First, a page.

• Hear various auditory events: e.g. whispering, commanding, murmuring.
    • A reported instance when others thought they were psychiatrically impaired.
    • Denied childhood trauma.
  • Pattern II: “trauma-related dissociation” presentation
    • Hear audible positive (God or gods) voices and negative (demons) voices.
    • Narrow range of auditory events.
    • Less clearly outlined period of psychiatric impairment.
    • Clear presentation of experience of violence or trauma.
  • Pattern III: “simple trance” presentation
    • Attenuated voice-hearing.
    • More emphasis on visual hallucinations.
    • No period when others thought they were psychiatrically impaired.
    • Denied trauma.
    • Voice-hearing more novelistic, with rich imaginative detail.
  • Pattern IV: “incidental” hallucinations
    • Hear voices no more than once/week.
    • No account of others believing they were psychiatrically impaired.
    • Denied trauma.
    • Little evidence of elaborated trance.
    • No variety of auditory events.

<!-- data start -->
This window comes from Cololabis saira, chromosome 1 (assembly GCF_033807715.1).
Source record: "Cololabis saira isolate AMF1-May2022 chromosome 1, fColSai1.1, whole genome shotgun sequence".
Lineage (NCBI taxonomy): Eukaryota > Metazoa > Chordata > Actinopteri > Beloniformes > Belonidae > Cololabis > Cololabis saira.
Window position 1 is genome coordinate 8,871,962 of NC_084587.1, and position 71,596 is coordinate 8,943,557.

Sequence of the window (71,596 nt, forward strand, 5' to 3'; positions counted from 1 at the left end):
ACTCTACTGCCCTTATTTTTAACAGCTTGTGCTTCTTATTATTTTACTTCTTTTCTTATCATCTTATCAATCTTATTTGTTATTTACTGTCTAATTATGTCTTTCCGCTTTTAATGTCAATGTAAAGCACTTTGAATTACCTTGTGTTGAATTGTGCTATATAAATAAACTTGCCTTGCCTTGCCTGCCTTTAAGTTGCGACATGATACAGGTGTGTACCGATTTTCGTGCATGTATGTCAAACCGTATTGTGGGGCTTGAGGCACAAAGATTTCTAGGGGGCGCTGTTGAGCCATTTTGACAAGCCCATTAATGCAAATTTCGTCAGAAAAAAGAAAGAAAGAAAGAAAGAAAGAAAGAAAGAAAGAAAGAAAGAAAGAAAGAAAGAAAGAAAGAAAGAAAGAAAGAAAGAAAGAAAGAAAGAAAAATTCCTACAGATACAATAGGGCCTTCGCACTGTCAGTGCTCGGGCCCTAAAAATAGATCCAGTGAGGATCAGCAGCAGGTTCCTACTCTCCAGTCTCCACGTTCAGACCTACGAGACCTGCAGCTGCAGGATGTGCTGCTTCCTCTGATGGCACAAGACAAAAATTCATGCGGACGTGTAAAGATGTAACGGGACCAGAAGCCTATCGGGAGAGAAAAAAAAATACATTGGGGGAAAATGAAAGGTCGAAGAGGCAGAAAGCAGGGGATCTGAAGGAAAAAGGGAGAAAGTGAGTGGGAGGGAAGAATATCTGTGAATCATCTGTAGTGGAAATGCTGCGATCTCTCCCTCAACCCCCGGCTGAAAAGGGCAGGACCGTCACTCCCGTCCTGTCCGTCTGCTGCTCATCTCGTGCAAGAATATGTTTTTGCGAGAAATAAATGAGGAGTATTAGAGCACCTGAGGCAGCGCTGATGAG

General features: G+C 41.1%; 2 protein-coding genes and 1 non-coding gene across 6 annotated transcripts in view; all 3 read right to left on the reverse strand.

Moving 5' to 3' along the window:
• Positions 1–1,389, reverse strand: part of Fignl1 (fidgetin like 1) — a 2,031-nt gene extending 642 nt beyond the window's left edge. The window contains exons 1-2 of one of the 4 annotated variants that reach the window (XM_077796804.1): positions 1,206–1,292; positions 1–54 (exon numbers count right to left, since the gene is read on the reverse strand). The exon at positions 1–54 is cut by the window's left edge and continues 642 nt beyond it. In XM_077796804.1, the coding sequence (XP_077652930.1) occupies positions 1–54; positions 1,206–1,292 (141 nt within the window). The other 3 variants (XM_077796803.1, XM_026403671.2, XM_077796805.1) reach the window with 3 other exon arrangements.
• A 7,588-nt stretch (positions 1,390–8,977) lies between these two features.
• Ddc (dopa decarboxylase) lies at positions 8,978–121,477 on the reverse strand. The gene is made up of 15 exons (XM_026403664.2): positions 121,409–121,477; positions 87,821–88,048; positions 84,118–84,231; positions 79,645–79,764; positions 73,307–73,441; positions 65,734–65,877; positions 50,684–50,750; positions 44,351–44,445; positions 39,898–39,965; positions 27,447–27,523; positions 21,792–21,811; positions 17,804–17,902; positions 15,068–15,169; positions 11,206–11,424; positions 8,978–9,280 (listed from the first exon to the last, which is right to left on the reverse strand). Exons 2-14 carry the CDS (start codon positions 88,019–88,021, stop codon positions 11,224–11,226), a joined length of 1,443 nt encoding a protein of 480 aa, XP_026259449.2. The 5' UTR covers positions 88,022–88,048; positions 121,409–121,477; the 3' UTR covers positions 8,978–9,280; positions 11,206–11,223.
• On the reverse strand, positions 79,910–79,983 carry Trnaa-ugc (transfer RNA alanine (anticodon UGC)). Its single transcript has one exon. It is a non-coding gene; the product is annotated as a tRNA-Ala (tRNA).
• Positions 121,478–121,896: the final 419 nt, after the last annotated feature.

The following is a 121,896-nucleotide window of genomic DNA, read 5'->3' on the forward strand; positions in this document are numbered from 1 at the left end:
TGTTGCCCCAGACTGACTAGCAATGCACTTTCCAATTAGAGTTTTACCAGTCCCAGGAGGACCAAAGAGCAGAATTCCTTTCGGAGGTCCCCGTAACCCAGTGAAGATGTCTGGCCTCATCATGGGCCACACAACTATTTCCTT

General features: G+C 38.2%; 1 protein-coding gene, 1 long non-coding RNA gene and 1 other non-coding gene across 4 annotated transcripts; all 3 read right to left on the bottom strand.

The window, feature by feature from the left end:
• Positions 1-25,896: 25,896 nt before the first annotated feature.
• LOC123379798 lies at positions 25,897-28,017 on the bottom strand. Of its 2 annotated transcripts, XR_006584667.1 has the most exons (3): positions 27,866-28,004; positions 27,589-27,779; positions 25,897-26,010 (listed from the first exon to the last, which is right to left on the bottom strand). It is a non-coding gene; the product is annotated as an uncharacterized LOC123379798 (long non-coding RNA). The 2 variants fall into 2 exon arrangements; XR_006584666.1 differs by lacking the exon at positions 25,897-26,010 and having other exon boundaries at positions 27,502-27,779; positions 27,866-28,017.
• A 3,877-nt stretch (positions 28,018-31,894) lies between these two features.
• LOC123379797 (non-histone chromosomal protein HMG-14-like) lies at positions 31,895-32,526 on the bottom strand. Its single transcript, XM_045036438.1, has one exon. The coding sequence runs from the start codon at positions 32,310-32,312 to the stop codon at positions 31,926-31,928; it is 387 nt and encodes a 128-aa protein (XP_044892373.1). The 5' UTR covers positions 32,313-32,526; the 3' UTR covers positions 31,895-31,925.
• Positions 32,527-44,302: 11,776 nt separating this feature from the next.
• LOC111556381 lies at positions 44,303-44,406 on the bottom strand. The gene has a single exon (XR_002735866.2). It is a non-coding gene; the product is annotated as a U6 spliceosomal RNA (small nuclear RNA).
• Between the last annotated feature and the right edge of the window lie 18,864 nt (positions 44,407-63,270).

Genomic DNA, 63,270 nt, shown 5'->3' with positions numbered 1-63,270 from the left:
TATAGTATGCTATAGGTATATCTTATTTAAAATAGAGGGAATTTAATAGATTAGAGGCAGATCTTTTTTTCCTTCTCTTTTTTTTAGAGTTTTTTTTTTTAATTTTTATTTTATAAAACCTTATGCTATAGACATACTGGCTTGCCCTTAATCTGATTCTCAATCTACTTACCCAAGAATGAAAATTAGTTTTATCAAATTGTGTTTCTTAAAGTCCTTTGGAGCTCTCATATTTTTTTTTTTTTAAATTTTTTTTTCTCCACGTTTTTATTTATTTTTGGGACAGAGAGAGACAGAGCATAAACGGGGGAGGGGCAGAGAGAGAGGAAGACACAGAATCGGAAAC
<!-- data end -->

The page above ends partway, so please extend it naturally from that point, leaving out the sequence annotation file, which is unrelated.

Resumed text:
The authors suggest “when people have experienced trauma and the trauma is salient for them, voice-hearing may be more harsh and more auditorily diverse. They also suggest that there may be pathways to hallucination in which trauma plays little role.”

Two mechanisms for explaining auditory hallucinations not related to trauma are presented: Psychological/cognitive and neurobiological. The authors argue that both of these mechanisms are consistent with observations that learning can change the way voices are experienced and the experience of the voices may be influenced by the social world of the voice-hearer.

The authors conclude that because the relationship between trauma and voice-hearing has been illuminated, alternate pathways to voice-hearing should be explored. The use of ethnographic data is presented as a beneficial method for phenomenological explorations.



Luhrmann, T. M., Alderson-Day, B., Bell, V., Bless, J. J., Corlett, P., Hugdahl, K., … & Peters, E. (2019). Beyond trauma: a multiple pathways approach auditory hallucinations in clinical and nonclinical populations. Schizophrenia Bulletin45(Supplement_1), S24-S31. (Link)

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Bernalyn Ruiz
MIA Research News Team: Bernalyn Ruiz-Yu is a Postdoctoral Fellow in the Department of Psychiatry and Biobehavioral Sciences at the University of California, Los Angeles. She completed her Ph.D. in Counseling Psychology from the University of Massachusetts Boston. Dr. Ruiz-Yu has diverse clinical expertise working with individuals, families, children, and groups with a special focus on youth at risk for psychosis. Her research focuses on adolescent serious mental illness, psychosis, stigma, and the use of sport and physical activity in our mental health treatments.